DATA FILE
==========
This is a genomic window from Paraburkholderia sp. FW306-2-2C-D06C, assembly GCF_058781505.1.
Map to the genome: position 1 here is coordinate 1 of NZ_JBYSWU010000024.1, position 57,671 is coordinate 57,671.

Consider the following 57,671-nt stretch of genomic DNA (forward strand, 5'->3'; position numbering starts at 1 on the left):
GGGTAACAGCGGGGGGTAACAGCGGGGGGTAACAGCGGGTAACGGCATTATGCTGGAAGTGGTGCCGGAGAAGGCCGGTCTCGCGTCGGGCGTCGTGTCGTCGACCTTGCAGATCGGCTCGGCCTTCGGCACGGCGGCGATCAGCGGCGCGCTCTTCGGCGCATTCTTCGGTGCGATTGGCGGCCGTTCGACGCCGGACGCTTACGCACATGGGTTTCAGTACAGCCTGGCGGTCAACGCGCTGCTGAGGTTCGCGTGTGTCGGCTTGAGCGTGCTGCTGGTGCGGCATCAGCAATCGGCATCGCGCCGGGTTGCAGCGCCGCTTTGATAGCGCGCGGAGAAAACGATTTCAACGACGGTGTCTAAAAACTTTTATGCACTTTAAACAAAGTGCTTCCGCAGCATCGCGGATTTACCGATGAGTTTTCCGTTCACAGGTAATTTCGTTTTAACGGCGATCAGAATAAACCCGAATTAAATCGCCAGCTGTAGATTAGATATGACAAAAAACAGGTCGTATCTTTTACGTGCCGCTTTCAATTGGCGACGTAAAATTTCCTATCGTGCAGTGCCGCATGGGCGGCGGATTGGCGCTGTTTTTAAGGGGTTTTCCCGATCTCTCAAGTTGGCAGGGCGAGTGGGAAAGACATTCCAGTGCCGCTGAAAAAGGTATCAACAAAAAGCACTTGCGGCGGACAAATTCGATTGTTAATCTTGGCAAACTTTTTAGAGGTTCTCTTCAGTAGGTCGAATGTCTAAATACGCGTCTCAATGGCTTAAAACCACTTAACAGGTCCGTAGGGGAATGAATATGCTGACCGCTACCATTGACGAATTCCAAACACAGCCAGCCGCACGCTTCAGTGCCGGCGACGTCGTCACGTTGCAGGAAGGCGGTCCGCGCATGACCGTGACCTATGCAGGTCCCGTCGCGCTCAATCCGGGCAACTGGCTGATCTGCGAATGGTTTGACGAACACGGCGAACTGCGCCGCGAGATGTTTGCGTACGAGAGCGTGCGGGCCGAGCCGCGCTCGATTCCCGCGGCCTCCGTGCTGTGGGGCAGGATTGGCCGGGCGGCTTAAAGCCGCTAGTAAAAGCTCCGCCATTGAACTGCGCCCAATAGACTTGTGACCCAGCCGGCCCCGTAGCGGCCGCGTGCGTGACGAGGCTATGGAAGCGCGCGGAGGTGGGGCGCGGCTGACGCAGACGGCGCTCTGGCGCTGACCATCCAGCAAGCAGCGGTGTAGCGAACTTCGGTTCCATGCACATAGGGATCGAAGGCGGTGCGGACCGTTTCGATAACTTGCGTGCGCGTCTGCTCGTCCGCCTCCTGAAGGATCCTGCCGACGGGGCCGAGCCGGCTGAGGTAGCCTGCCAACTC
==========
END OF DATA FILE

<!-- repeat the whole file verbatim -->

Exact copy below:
This is a genomic window from Paraburkholderia sp. FW306-2-2C-D06C, assembly GCF_058781505.1.
Map to the genome: position 1 here is coordinate 1 of NZ_JBYSWU010000024.1, position 57,671 is coordinate 57,671.

Consider the following 57,671-nt stretch of genomic DNA (forward strand, 5'->3'; position numbering starts at 1 on the left):
GGGTAACAGCGGGGGGTAACAGCGGGGGGTAACAGCGGGTAACGGCATTATGCTGGAAGTGGTGCCGGAGAAGGCCGGTCTCGCGTCGGGCGTCGTGTCGTCGACCTTGCAGATCGGCTCGGCCTTCGGCACGGCGGCGATCAGCGGCGCGCTCTTCGGCGCATTCTTCGGTGCGATTGGCGGCCGTTCGACGCCGGACGCTTACGCACATGGGTTTCAGTACAGCCTGGCGGTCAACGCGCTGCTGAGGTTCGCGTGTGTCGGCTTGAGCGTGCTGCTGGTGCGGCATCAGCAATCGGCATCGCGCCGGGTTGCAGCGCCGCTTTGATAGCGCGCGGAGAAAACGATTTCAACGACGGTGTCTAAAAACTTTTATGCACTTTAAACAAAGTGCTTCCGCAGCATCGCGGATTTACCGATGAGTTTTCCGTTCACAGGTAATTTCGTTTTAACGGCGATCAGAATAAACCCGAATTAAATCGCCAGCTGTAGATTAGATATGACAAAAAACAGGTCGTATCTTTTACGTGCCGCTTTCAATTGGCGACGTAAAATTTCCTATCGTGCAGTGCCGCATGGGCGGCGGATTGGCGCTGTTTTTAAGGGGTTTTCCCGATCTCTCAAGTTGGCAGGGCGAGTGGGAAAGACATTCCAGTGCCGCTGAAAAAGGTATCAACAAAAAGCACTTGCGGCGGACAAATTCGATTGTTAATCTTGGCAAACTTTTTAGAGGTTCTCTTCAGTAGGTCGAATGTCTAAATACGCGTCTCAATGGCTTAAAACCACTTAACAGGTCCGTAGGGGAATGAATATGCTGACCGCTACCATTGACGAATTCCAAACACAGCCAGCCGCACGCTTCAGTGCCGGCGACGTCGTCACGTTGCAGGAAGGCGGTCCGCGCATGACCGTGACCTATGCAGGTCCCGTCGCGCTCAATCCGGGCAACTGGCTGATCTGCGAATGGTTTGACGAACACGGCGAACTGCGCCGCGAGATGTTTGCGTACGAGAGCGTGCGGGCCGAGCCGCGCTCGATTCCCGCGGCCTCCGTGCTGTGGGGCAGGATTGGCCGGGCGGCTTAAAGCCGCTAGTAAAAGCTCCGCCATTGAACTGCGCCCAATAGACTTGTGACCCAGCCGGCCCCGTAGCGGCCGCGTGCGTGACGAGGCTATGGAAGCGCGCGGAGGTGGGGCGCGGCTGACGCAGACGGCGCTCTGGCGCTGACCATCCAGCAAGCAGCGGTGTAGCGAACTTCGGTTCCATGCACATAGGGATCGAAGGCGGTGCGGACCGTTTCGATAACTTGCGTGCGCGTCTGCTCGTCCGCCTCCTGAAGGATCCTGCCGACGGGGCCGAGCCGGCTGAGGTAGCCTGCCAACTC